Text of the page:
With Thanksgiving now a recent memory, many consumers have turned their attention to the holiday shopping season. Businesses are gearing up for – what they hope to be – a chaotic shopping frenzy. Some retailers, including Target, Toys R Us and the online giant eBay, didn’t even allow Thanksgiving to come to an end before opening the holiday shopping season as Black Friday has apparently turned into Black Thursday Evening. The National Retail Federation predicted that 140 million people were determined to find the best holiday deals over Thanksgiving weekend. Many businesses place lots of hope in fourth quarter sales and the holiday rush, but sometimes these businesses are left with a huge discrepancy between what they hope for and what actually transpires.
Both consumers and businesses are faced with some tough questions during the holiday season. A consumer, when deciding whether or not to head out on Black Friday, may ask: What if my favorite retailer underestimated demand? Will there still be that lap top/TV/gaming system for me? Or, one of my favorite Christmas examples, how can I find a Turboman action figure?
I bet the producers of Turboman regret not having more stock to meet the crazy demand in the famous Chistmas movie, Jingle all the Way. Businesses have to ask themselves: what if the consumer’s don’t show up? Or equally as bad, what if they do show up and I run out of product?
So how can businesses best plan for the holiday shopping season? There is no easy answer to this question. However, simply planning based on “gut feeling” will likely prove to be disastrous for a company. There is typically so much riding on this time of year and a company’s demand planning strategy is so critical to the overall functionality of the supply chain. One small mistake in the demand planning process could have a multiplying negative effect across the supply chain. For example, overestimating demand in hopes of a fourth quarter Christmas miracle could lead to an over- production of goods, creating lots of tied-up capital in warehouses. Too modest of a demand plan could leave customers unhappy and create a situation similar to the one in Jingle all the Way.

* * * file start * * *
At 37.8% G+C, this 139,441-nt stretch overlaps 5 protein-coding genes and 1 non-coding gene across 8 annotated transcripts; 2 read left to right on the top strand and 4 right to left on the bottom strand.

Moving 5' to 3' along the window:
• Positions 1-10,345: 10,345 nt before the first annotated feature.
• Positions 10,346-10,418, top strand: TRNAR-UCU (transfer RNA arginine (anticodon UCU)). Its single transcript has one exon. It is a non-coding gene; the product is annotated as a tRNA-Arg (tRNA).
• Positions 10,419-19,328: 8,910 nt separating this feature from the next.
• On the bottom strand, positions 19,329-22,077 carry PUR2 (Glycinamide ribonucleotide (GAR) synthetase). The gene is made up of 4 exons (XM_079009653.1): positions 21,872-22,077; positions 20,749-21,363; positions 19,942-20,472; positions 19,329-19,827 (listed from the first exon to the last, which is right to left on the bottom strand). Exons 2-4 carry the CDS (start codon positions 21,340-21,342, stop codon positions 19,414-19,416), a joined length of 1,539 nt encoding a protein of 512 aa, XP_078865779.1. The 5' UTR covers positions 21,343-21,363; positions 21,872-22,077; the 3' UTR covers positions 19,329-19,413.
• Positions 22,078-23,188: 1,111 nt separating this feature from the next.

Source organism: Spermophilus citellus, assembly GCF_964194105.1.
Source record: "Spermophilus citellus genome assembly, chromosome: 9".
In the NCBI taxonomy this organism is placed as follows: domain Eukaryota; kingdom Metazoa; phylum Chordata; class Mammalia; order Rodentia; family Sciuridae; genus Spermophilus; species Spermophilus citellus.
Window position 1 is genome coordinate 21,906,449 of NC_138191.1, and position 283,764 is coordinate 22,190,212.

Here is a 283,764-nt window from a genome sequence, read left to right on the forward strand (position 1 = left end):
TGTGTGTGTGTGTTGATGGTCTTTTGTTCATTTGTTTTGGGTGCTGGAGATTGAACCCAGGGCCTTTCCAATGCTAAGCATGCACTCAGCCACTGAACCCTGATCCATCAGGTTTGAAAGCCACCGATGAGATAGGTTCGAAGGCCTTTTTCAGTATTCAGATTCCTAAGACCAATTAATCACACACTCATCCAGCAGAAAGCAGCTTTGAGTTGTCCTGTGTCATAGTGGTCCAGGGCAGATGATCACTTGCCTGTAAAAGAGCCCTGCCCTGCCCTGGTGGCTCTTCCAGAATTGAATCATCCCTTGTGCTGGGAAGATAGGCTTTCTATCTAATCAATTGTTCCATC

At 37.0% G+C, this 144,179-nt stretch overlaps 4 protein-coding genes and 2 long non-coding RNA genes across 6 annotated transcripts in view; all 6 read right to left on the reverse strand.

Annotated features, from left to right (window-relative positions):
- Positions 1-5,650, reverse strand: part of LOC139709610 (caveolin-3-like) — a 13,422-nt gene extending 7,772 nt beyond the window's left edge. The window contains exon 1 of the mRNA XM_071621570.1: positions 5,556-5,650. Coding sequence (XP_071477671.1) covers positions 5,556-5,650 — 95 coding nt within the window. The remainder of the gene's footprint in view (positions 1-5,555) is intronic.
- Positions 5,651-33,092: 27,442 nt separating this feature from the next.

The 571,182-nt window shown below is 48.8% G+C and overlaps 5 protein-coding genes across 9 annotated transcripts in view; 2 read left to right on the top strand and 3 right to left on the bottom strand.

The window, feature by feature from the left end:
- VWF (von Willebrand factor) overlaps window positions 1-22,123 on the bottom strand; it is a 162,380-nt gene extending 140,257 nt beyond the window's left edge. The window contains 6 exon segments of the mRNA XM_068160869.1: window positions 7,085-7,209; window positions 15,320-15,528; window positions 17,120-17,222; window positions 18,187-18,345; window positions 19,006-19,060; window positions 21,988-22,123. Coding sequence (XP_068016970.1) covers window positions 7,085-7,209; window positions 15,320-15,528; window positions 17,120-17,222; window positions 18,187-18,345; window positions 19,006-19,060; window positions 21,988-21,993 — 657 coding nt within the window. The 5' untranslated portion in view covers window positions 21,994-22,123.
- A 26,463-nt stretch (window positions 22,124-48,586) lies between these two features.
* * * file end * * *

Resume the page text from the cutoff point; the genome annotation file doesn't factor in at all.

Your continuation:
Finding the right balance is a difficult task, especially in an ever more volatile, competitive market. Luckily for demand planners, the reliance on “gut feelings” and the hope for a Christmas miracle can be supported by technologically sound forecasting tools.
Using Operations Research technology to support demand planning
Demand planning software based on operations research takes historical data into consideration and calculates forecasts for future demand. Reliable forecasts based on powerful mathematic algorithms provide the much needed “hard facts,” during critical planning phases, such as the holiday rush. Through using intelligent forecasting tools, inventory managers are able to create an efficient demand planning process and achieve optimal planning accuracy. Seasonal trends, including Black Friday, are automatically taken into consideration when forecasting demand. Of course, planners are also able to work with the forecasts on a real-time basis, allowing personal experience and adjustments to flow into the demand planning process.
An intelligent IT system, therefore, should be on the Christmas wish list of demand planners across the globe. Using an intelligent software system in combination with the knowledge of customer needs, market trends, current events and planner experience constitute a solid basis for demand planning.
What tips do you have for planning seasonal demand?